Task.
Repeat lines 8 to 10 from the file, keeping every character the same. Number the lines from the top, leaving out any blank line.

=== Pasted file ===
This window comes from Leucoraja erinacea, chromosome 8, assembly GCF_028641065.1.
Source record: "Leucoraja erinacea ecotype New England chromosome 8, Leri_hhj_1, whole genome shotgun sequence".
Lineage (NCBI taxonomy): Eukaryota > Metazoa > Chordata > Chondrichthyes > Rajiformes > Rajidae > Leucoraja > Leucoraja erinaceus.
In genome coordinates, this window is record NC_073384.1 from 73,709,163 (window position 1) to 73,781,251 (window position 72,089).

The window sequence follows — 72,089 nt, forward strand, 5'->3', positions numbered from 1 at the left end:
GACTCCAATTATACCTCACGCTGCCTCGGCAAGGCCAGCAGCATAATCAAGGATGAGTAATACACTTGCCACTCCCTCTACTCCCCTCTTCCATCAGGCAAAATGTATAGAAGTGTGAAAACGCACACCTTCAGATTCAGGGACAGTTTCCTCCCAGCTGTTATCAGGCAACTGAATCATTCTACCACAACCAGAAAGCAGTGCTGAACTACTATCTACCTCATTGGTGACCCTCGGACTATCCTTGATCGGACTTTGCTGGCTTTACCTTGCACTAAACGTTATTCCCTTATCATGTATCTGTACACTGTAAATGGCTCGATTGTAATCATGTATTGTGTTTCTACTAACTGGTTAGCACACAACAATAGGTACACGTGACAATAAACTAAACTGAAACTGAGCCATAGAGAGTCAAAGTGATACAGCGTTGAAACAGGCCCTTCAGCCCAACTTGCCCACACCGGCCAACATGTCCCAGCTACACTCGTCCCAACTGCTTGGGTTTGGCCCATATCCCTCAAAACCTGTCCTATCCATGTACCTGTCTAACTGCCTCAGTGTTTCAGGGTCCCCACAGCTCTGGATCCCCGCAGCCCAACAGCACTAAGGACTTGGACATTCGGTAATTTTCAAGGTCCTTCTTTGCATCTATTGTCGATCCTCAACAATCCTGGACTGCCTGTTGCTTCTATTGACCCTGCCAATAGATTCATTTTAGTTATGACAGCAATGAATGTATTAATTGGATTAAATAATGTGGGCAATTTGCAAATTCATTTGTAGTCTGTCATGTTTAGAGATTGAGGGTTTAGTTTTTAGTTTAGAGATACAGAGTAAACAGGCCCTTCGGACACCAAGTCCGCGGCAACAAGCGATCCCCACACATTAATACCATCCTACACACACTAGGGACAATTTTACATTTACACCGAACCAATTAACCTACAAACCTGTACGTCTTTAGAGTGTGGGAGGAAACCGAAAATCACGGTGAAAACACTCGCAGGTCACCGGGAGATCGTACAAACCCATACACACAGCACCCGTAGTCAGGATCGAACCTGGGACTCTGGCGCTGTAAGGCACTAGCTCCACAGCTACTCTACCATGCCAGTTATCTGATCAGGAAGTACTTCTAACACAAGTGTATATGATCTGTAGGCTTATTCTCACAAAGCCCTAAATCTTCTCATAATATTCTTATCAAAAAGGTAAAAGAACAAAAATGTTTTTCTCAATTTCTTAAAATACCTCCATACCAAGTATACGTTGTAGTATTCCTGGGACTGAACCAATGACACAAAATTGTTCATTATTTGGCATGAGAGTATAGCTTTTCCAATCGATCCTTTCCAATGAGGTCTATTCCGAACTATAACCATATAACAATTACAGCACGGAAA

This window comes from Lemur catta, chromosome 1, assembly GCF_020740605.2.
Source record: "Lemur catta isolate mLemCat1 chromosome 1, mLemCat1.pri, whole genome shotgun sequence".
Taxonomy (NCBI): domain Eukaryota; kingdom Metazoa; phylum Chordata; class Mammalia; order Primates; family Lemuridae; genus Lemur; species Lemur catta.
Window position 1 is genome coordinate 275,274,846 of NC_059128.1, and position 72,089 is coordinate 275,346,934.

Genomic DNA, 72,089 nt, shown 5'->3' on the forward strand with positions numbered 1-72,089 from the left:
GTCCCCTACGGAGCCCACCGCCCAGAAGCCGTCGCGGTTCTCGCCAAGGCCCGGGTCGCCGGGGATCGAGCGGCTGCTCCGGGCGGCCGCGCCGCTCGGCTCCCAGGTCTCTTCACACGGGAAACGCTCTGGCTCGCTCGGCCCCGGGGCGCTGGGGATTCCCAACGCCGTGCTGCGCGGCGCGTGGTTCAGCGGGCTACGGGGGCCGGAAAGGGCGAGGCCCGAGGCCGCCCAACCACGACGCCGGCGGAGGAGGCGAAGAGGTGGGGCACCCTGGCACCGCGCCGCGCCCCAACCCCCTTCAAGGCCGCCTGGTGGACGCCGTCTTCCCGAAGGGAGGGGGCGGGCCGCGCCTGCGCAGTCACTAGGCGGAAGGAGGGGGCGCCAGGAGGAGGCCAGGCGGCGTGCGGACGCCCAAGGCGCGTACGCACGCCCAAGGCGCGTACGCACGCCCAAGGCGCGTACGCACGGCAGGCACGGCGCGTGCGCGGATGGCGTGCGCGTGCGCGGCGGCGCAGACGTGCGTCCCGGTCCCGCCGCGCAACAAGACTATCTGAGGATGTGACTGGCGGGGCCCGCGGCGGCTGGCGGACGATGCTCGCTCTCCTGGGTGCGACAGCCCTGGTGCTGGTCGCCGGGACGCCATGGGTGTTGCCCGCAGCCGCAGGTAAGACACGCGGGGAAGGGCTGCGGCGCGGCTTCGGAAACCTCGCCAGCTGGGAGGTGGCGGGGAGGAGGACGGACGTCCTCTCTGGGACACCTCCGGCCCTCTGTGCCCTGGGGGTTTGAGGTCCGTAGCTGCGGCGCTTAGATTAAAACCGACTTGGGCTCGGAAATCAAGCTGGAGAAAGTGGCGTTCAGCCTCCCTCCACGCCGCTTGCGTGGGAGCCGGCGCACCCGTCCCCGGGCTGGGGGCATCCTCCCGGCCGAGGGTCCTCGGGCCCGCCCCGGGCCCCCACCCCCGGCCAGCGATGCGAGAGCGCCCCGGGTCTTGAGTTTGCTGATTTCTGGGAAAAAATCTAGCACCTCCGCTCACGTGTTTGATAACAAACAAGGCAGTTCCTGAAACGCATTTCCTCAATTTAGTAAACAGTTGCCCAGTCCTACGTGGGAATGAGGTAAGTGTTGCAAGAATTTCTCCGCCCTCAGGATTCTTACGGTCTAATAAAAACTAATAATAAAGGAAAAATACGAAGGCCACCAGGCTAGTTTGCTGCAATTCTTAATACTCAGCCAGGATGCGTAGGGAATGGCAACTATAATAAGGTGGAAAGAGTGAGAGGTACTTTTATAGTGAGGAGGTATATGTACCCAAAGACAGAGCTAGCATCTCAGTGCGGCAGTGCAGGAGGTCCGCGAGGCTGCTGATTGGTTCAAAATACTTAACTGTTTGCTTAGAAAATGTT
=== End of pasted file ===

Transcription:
Source record: "Lemur catta isolate mLemCat1 chromosome 1, mLemCat1.pri, whole genome shotgun sequence".
Taxonomy (NCBI): domain Eukaryota; kingdom Metazoa; phylum Chordata; class Mammalia; order Primates; family Lemuridae; genus Lemur; species Lemur catta.
Window position 1 is genome coordinate 275,274,846 of NC_059128.1, and position 72,089 is coordinate 275,346,934.